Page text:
For more information on the Yampa Valley Electric Association's renewable energy program or to sign up for the plan, call 824-6593.
Craig This year, signing up for the Yampa Valley Electric Association's green energy program will be about 80 percent cheaper than last year.
YVEA spokesman Jim Chappell said he was excited for his company to be able to bring environmentally clean and bank account-friendly energy to its customers.
"It's great for us to be able to provide this," he said. "I hope we have many customers take advantage."
Chappell's company was able to secure additional Renewable Energy Credits through its wholesale supplier, Xcel Energy, he said. The credits act as block purchases, and with the increased supply, the price becomes cheaper.
Where YVEA used to charge $3 per 100 kilowatt-hours on top of other electricity costs, this year it will cost a customer interested in green power 60 cents extra per kilowatt-hour.
Chappell said an average household uses about 800 kilowatt-hours of electricity a month. Asking for renewable energy, then, would cost the average household about $57 a year, a savings of about $230 a year compared to program costs in 2007.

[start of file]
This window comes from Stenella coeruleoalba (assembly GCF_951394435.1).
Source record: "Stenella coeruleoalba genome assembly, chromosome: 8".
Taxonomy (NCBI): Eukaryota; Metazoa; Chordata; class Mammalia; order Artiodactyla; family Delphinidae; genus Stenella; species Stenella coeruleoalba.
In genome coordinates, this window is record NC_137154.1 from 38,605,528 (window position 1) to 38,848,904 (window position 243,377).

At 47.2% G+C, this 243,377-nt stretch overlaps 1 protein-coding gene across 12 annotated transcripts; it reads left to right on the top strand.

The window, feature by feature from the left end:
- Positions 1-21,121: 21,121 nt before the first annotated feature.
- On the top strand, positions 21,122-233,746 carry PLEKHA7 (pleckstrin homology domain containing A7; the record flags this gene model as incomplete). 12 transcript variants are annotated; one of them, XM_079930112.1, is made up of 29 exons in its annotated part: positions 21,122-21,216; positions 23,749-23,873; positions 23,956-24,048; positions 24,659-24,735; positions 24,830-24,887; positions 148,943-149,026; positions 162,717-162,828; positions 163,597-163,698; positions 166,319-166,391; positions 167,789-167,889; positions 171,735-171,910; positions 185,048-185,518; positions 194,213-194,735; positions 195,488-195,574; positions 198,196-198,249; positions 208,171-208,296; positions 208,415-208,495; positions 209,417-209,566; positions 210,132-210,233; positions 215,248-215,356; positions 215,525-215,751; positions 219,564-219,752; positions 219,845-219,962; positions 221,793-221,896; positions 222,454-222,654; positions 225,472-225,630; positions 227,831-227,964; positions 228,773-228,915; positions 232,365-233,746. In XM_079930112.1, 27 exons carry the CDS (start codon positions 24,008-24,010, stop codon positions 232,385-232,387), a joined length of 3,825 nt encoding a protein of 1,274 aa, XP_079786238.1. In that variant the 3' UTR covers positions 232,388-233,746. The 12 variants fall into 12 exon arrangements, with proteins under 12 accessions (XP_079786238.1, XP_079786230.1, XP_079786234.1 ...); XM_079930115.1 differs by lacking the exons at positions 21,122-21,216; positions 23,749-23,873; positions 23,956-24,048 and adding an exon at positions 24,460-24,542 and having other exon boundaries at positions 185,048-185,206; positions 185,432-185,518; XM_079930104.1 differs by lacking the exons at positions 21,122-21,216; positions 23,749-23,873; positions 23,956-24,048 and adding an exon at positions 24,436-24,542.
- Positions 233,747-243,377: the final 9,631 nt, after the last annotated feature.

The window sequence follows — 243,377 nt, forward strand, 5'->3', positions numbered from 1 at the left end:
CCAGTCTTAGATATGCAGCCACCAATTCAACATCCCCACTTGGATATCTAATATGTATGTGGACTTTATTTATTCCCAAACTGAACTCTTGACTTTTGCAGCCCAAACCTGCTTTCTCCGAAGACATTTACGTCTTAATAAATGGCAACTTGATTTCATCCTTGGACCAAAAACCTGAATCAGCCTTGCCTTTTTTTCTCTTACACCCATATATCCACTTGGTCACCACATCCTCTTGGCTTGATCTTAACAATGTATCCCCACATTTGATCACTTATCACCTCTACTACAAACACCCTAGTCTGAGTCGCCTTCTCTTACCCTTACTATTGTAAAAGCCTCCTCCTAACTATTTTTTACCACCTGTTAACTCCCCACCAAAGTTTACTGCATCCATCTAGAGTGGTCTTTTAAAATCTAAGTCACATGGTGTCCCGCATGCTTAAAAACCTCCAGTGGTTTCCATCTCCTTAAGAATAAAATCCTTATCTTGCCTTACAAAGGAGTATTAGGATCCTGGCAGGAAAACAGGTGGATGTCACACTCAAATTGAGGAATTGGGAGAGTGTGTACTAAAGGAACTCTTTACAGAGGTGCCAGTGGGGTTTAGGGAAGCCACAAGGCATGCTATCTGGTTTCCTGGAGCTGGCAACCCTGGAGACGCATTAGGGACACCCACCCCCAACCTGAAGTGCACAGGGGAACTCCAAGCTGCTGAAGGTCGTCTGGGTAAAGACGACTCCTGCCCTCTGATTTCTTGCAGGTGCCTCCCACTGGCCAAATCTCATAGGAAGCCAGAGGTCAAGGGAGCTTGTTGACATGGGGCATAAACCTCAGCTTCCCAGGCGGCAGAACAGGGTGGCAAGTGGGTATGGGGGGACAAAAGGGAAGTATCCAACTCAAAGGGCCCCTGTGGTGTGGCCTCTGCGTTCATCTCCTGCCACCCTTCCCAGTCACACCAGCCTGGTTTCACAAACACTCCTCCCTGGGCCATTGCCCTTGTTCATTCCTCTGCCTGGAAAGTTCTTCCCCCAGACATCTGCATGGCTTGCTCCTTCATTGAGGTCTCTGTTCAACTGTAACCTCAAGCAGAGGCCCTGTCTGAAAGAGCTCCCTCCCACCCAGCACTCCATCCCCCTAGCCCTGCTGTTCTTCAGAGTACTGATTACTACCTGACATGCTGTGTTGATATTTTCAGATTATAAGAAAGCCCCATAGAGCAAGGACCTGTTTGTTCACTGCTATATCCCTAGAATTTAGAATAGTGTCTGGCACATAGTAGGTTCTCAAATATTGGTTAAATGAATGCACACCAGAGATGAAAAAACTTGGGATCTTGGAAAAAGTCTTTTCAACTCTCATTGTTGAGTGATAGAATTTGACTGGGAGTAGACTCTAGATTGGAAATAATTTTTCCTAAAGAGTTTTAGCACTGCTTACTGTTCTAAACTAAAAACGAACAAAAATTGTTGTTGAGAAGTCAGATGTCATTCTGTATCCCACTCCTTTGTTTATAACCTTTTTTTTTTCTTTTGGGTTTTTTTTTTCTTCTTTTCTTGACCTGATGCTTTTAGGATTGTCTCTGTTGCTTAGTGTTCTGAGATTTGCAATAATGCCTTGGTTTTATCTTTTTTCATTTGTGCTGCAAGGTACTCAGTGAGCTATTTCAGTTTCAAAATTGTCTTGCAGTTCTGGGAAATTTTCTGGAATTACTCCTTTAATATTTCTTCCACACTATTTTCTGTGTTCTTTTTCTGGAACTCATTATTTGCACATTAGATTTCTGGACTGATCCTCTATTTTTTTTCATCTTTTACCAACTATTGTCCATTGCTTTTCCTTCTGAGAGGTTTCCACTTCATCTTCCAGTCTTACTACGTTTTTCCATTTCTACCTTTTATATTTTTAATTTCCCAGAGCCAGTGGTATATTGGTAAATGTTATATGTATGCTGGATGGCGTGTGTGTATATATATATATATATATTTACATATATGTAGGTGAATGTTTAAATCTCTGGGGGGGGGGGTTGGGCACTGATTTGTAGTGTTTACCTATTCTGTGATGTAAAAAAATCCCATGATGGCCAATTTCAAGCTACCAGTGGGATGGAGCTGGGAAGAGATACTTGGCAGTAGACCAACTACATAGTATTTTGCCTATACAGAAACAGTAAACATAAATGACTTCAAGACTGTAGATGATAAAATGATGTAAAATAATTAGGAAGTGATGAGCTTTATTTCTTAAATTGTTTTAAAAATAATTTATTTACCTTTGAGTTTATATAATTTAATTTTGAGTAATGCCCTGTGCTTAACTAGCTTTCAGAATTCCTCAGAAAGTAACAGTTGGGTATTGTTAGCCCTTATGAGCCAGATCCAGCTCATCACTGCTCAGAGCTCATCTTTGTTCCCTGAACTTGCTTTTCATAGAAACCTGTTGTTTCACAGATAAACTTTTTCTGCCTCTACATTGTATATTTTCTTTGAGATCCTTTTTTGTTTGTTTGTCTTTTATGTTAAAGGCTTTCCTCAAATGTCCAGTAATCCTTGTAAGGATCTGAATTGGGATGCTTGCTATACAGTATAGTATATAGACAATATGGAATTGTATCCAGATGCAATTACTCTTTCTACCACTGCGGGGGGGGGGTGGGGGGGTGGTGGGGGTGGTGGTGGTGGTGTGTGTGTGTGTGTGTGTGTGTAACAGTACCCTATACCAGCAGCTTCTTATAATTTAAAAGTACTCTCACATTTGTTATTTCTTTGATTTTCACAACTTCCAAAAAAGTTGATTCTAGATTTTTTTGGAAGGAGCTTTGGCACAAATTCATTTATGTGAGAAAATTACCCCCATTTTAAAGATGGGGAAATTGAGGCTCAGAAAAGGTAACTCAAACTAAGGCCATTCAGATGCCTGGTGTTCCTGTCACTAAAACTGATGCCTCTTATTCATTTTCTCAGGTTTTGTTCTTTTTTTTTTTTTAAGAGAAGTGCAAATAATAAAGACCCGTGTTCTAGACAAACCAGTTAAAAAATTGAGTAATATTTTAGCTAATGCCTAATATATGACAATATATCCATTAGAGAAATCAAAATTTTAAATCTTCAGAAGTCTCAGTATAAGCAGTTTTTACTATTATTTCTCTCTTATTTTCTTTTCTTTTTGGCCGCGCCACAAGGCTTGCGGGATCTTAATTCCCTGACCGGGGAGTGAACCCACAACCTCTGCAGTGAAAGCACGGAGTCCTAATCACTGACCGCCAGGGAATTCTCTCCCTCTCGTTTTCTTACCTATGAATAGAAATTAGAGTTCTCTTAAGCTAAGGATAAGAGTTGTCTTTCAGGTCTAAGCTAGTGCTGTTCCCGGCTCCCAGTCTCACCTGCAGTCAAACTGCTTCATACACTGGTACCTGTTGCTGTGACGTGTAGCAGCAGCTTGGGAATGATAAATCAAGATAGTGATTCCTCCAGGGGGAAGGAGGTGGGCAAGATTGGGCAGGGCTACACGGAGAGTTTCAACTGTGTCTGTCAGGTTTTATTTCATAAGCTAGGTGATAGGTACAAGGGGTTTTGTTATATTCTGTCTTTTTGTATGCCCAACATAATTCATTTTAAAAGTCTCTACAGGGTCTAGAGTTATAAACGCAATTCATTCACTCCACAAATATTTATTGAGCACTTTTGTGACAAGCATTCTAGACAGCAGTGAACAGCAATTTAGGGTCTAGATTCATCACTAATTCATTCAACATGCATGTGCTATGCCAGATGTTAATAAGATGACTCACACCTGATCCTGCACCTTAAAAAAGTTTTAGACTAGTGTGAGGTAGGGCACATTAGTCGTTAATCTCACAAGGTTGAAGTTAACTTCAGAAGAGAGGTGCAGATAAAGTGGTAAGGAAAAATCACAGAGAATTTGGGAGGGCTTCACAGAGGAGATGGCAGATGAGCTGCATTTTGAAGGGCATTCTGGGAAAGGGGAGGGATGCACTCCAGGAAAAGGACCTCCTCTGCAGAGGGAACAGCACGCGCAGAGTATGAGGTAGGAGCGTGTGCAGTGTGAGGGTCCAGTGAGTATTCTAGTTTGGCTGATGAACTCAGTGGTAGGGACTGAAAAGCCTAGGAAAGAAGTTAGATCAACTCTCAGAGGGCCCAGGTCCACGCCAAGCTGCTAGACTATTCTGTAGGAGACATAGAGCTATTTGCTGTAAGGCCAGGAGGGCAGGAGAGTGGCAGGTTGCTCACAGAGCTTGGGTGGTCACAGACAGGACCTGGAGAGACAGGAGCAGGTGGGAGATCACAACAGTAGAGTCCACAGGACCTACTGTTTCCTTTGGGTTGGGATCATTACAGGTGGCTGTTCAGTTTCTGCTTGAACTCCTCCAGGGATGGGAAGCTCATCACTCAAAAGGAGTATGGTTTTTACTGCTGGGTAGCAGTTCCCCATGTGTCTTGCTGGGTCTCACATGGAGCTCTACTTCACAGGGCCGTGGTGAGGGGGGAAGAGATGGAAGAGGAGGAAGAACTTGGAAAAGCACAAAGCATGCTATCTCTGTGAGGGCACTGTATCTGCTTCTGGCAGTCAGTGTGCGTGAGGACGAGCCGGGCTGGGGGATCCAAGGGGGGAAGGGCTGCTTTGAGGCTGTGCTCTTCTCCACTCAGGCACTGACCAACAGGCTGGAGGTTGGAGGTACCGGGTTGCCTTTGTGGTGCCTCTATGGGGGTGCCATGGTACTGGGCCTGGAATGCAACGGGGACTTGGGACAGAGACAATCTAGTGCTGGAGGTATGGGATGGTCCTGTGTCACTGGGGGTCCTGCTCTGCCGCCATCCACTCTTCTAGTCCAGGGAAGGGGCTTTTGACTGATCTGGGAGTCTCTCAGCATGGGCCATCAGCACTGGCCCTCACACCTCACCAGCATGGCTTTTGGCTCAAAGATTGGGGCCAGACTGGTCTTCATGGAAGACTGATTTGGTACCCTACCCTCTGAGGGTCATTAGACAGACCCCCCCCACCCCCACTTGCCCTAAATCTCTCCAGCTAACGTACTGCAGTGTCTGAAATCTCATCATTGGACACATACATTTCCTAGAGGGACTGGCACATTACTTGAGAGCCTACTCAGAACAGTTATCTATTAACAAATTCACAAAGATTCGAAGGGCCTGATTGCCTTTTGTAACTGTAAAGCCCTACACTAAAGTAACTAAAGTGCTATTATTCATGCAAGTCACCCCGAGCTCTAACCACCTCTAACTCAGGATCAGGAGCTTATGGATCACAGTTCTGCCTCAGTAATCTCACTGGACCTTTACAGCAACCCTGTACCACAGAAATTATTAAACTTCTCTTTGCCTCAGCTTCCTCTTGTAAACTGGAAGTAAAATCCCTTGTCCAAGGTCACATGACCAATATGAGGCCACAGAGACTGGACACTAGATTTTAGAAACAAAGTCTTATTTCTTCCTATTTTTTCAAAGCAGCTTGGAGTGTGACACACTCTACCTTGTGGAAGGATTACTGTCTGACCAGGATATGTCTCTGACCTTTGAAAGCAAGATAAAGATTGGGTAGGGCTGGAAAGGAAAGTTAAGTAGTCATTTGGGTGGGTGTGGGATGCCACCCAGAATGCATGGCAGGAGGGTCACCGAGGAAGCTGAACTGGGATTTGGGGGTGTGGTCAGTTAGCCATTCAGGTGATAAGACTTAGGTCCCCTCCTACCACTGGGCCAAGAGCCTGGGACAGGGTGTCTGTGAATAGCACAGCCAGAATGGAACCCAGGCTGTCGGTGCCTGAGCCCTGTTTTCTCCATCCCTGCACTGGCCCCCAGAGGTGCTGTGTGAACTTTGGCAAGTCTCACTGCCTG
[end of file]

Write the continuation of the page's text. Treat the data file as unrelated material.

Depending on the customer demand, that could get cheaper, Chappell said. Consumers drive the market.
YVEA started buying electricity from renewable generation sources because of customer interest, Chappell said, and if the company could justify buying more Renewable Energy Credits, the program will get cheaper for each participant.
Right now, Chappell said participation is fairly limited, with about 300 customers out of about 25,000 asking for renewable energy.
Customers shouldn't be nervous about power fluctuations by participating in the program, Chappell said, even when the wind isn't blowing and clouds hide the sun.
"When a customer asks for renewable energy from us, we add that power to our grid," he said. "It starts to make a bigger share of our total energy, but everything is backed up by traditional gas-fire generation."
Chappell said YVEA is committed to meeting a standard set by the Colorado Legislature requiring it to buy 10 percent of its total supply of electricity from renewable sources by 2020.
In 2007, YVEA's energy portfolio comprised about 5.5 percent in renewable energy purchases without factoring in hydroelectric power, and the company estimates that number to increase to 8 percent in 2008.
"I'd like to see us get well above 10 percent before the 2020 deadline," Chappell said.
Collin Smith can be reached at 875-1794 or email@example.com